A sessionless login page for Wicket applications

We’re big fans of Apache Wicket, but as with most frameworks, sometimes the simplest things appear to be hard to do (or at least its hard to find out how to do them). Application session handling is great in Wicket, but I immediately ran into the problem that the problem that the login page of my application would timeout like any other page of the application. If the user logged out (at which point the login page is displayed), left the browser window open and then tried to use the same browser window to login again an hour later, he’d get a “sorry, your session has timed out, please login again”.  This message obviously makes no sense on the login page.

The solution (thanks Doug Donohue for the help on this) is to use a stateless form for the login page (which causes Wicket to only create a temporary session for the page) and when the user has successfully logged in, convert the session to a regular session.

The relevant code fragments are shown below:

Note however that you have to be very careful what components you use in a stateless page – otherwise you’ll suddenly find it to be stateful again (i.e. it will bind its session automatically and you’ll be back in the same situation). Basically anything which requires remembering a specific page instance (e.g. Ajax) will cause your page to become stateful.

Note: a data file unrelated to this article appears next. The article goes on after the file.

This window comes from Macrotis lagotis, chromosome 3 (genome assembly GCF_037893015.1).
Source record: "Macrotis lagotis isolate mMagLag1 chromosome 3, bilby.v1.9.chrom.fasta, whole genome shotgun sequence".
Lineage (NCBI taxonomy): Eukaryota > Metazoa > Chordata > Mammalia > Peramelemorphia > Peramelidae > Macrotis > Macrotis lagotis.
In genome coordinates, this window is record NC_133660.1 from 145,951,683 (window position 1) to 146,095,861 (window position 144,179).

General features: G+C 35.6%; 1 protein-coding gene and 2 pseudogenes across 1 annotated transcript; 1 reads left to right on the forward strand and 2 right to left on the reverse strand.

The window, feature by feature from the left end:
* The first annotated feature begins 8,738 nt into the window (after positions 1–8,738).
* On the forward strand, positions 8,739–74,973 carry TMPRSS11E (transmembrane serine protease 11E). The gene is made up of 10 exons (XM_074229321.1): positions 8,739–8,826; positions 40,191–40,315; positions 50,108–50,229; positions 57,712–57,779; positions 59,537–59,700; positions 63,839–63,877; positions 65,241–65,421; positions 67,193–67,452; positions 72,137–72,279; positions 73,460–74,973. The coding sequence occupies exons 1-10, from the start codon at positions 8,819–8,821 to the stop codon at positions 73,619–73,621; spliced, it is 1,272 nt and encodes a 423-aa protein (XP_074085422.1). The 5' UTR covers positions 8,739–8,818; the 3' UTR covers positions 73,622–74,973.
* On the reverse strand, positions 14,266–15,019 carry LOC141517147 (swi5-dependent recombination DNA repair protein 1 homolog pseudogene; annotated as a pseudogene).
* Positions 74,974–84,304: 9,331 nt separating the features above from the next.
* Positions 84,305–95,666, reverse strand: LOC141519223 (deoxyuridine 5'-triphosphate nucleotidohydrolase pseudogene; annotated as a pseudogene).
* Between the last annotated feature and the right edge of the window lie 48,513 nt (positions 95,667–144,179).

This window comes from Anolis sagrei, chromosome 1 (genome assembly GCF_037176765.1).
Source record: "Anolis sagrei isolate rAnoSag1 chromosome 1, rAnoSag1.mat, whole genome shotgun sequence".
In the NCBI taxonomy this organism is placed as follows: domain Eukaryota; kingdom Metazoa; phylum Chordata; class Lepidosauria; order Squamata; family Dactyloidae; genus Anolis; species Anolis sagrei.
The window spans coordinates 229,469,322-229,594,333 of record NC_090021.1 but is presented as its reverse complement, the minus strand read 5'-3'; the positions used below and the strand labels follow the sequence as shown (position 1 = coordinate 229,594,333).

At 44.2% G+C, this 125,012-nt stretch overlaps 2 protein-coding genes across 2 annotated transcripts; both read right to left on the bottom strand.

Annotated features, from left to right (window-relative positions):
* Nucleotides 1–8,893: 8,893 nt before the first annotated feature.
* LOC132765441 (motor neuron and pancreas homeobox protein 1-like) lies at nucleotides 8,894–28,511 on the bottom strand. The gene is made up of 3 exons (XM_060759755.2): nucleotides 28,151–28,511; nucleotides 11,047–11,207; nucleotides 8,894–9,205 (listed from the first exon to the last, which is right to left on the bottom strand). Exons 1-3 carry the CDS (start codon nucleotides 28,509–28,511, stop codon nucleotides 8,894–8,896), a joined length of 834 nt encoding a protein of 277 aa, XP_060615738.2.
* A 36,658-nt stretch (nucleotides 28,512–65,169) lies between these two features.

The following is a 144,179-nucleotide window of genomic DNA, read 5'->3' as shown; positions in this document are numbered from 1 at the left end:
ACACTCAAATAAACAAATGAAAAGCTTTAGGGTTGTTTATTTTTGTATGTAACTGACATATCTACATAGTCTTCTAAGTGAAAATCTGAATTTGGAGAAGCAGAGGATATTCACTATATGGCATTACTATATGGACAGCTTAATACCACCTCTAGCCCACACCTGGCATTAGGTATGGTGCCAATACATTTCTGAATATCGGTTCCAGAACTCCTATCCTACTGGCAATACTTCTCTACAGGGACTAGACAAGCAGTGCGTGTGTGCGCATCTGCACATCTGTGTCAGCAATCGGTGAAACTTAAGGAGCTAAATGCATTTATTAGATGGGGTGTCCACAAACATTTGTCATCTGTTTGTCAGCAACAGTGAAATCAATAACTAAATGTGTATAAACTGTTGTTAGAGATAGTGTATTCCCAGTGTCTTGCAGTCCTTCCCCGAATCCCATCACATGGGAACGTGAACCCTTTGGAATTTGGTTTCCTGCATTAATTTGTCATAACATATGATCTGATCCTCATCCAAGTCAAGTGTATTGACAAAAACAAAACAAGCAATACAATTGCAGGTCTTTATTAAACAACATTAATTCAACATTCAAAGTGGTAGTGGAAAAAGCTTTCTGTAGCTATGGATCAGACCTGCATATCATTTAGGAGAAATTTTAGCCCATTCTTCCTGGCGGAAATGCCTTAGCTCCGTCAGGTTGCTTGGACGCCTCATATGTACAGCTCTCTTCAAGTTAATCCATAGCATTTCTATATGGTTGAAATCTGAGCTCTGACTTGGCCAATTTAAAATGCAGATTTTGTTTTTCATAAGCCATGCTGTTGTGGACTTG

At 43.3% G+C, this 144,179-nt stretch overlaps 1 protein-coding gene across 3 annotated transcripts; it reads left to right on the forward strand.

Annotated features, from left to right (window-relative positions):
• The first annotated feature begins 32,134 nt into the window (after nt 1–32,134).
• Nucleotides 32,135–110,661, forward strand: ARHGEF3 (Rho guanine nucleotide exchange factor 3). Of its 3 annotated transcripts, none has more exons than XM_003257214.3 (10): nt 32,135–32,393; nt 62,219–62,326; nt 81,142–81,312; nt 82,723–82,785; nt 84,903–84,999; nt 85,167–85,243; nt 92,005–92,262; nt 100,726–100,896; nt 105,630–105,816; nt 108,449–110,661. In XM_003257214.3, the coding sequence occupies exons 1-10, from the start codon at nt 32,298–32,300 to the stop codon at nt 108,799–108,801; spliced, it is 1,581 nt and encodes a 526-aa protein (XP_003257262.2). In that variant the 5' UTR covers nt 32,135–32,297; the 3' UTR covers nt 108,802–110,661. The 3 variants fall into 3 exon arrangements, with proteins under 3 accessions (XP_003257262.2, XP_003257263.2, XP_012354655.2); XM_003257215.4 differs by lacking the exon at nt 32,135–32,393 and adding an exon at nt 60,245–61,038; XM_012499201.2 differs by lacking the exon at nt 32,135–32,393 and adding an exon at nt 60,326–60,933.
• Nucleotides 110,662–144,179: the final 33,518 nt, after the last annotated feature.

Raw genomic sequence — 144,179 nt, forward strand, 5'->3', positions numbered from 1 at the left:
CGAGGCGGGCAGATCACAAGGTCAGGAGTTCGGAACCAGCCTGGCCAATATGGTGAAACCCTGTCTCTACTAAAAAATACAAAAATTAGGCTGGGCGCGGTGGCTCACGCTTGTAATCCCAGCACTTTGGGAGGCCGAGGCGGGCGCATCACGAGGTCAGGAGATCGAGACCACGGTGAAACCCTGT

There is some logic built into Wicket which should warn you when a page which you expect to be stateless becomes stateful, but it seems that in the latest versions of Wicket, these warnings are disabled. We ended up creating our own StatelessPage super-class which, in onBeforeRender, calls isPageStateless() and if that returns false, it runs through the components on the page and checks isStateless() for each and reports the wicket id for each component which is not stateless. That way, during development we can show a warning like “This page should be stateless, but isn’t because the following components are stateful: component1, component2…”

Quartz, Spring & Hibernate/JPA

Establishing a hibernate session in a wicket application is done by means of the OpenSessionInViewFilter class, which binds a Hibernate Session to the thread for the entire processing of the request. You’ll find plenty of references by googling for Wicket and Hibernate.

If you need background jobs to be executed, Quartz is a fantastic library, providing scheduling with cron syntax. Quartz is trivial to integrate into your application (whether with Spring or without), but we had a hard time to figure out how to handle Hibernate sessions correctly. When you want to use one of your DAOs in a Quartz Job you are very likely to hit a “Session is closed!” exception from Hibernate. The reason for this is that the Quartz Job does not run within the context of the servlet, therefore nobody took care of establishing a Hibernate Session.

Below you’ll find a sample Quartz Job which shows how to set up the Hibernate session like OpenSessionInViewFilter does during a servlet request:

Below you’ll find the relevant sections from the corresponding applicationContext.xml file.

Thanks to Uwe Schäfer who helped us find this solution!